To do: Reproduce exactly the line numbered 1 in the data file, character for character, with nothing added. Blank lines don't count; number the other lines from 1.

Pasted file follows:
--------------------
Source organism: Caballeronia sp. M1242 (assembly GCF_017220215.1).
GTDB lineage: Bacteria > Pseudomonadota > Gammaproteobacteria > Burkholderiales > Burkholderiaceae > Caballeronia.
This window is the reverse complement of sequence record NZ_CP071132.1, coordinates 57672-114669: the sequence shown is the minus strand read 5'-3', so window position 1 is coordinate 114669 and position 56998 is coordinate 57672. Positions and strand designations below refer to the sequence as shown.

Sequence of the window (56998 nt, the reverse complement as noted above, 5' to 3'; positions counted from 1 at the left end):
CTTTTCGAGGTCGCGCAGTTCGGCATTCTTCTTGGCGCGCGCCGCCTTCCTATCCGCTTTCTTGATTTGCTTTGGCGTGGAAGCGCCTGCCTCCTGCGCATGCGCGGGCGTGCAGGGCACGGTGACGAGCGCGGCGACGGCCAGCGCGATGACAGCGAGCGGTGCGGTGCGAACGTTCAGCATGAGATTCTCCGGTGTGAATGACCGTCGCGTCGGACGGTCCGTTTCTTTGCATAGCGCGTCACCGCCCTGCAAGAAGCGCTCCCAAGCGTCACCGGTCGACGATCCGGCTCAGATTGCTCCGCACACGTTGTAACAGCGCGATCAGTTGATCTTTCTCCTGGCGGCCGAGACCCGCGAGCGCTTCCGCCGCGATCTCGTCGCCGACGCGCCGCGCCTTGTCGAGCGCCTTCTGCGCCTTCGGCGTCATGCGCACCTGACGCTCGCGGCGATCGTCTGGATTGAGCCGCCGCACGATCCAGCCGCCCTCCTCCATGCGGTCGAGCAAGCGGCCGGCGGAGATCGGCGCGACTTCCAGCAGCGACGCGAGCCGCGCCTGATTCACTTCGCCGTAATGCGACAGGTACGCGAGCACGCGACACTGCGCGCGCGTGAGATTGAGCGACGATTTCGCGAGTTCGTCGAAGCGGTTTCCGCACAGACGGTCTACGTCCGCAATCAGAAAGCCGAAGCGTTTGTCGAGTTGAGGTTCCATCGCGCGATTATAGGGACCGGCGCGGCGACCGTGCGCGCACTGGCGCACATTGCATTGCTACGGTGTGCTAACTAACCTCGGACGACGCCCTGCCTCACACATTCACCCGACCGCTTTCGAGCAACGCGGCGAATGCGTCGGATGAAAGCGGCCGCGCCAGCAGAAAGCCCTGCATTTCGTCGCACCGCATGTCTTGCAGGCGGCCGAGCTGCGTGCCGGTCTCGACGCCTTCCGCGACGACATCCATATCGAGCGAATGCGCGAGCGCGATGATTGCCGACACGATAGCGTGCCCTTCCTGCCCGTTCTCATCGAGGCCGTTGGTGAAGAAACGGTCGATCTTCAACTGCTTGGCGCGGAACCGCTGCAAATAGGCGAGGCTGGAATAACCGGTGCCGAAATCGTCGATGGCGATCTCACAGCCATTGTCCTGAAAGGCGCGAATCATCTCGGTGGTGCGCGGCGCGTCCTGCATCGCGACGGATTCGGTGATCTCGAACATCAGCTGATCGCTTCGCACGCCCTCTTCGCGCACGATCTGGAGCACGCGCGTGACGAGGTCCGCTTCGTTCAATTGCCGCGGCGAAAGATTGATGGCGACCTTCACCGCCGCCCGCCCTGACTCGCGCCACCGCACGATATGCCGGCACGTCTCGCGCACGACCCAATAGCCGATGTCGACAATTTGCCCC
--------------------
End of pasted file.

Source organism: Caballeronia sp. M1242 (assembly GCF_017220215.1).